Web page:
Translation and Interpreting Studies (TIS) is an interdisciplinary research area focusing on the process and product of translation (written modality) and interpreting (oral modality). It bridges the gaps between psycholinguistics, sociolinguistics, cognitive psychology, discourse analysis and the pragmatics of communication. In this seminar we are going to look at translation and interpreting from different angles and discuss both theoretical approaches and empirical studies on translators and interpreters.

Students will engage in a research project and write their theses on a selected aspect of TIS. For instance, they may compare existing translations, identify strategies adopted in various translation types and interpreting modes, analyse translation and interpreting quality, focus on reception of translated products, as well as investigate selected textual, cognitive and psychological factors influencing the processes of translation and interpreting.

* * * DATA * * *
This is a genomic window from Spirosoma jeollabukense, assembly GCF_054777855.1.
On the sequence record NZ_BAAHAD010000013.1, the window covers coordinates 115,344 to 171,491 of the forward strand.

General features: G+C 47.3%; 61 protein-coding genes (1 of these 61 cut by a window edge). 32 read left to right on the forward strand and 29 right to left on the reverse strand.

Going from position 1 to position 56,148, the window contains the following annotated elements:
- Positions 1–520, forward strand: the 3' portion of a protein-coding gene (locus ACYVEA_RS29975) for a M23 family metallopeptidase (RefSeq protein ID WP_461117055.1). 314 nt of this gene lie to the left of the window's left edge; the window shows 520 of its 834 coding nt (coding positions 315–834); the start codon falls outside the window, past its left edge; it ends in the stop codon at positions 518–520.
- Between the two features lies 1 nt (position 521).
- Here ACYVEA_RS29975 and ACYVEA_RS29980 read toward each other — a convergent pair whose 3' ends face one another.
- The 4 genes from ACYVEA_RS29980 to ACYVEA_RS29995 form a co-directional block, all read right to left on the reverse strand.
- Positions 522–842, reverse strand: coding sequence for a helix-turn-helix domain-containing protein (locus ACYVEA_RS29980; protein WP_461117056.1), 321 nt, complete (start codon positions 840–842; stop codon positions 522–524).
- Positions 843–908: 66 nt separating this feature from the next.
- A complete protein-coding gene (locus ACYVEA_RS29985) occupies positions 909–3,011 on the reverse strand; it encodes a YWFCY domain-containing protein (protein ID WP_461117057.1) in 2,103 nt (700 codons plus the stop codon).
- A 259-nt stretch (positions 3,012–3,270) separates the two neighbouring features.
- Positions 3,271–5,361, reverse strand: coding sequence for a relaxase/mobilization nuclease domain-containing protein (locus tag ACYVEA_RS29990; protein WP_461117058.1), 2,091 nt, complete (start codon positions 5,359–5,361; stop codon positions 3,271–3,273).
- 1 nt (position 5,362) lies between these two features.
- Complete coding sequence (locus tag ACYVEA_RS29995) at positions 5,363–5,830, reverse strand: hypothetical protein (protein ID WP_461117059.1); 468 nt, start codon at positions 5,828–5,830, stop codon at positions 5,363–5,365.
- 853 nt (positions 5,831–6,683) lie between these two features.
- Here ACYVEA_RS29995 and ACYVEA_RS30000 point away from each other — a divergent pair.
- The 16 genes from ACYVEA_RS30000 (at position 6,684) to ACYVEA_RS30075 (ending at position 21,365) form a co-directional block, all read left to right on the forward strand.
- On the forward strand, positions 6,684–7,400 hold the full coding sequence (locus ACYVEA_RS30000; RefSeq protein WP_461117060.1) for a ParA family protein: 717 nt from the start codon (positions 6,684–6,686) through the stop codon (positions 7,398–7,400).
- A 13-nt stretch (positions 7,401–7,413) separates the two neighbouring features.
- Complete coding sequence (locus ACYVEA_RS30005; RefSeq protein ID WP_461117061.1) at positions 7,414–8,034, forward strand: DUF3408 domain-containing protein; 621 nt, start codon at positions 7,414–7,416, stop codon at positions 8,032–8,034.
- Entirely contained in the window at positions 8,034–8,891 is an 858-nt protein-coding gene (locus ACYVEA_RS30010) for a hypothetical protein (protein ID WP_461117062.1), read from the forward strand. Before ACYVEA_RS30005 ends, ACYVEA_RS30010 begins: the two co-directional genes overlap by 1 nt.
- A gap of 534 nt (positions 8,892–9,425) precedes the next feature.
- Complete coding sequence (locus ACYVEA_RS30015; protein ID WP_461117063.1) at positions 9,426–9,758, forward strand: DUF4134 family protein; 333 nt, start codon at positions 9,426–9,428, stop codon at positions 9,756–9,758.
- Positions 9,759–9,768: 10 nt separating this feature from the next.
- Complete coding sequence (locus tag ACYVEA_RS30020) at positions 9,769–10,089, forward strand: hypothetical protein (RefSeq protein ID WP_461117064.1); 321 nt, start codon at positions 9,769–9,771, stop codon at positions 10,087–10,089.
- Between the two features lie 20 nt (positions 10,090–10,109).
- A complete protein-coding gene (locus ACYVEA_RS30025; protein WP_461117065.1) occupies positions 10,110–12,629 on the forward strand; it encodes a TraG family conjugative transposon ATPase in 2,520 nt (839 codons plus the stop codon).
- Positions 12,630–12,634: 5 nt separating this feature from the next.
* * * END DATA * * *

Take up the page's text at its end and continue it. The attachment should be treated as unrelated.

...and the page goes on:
Selected bibliography:

Gile, Daniel. 1995/2009. Basic concepts and models for interpreter and translator training. Amsterdam: John Benjamins.

Munday, Jeremy. 2001. Introducing Translation Studies: Theories and applications. London: Routledge.

Pöchhacker, Franz. 2004. Introducing Interpreting Studies. London: Routledge.


Society and language change

dr hab. Hanna Rutkowska, prof. UAM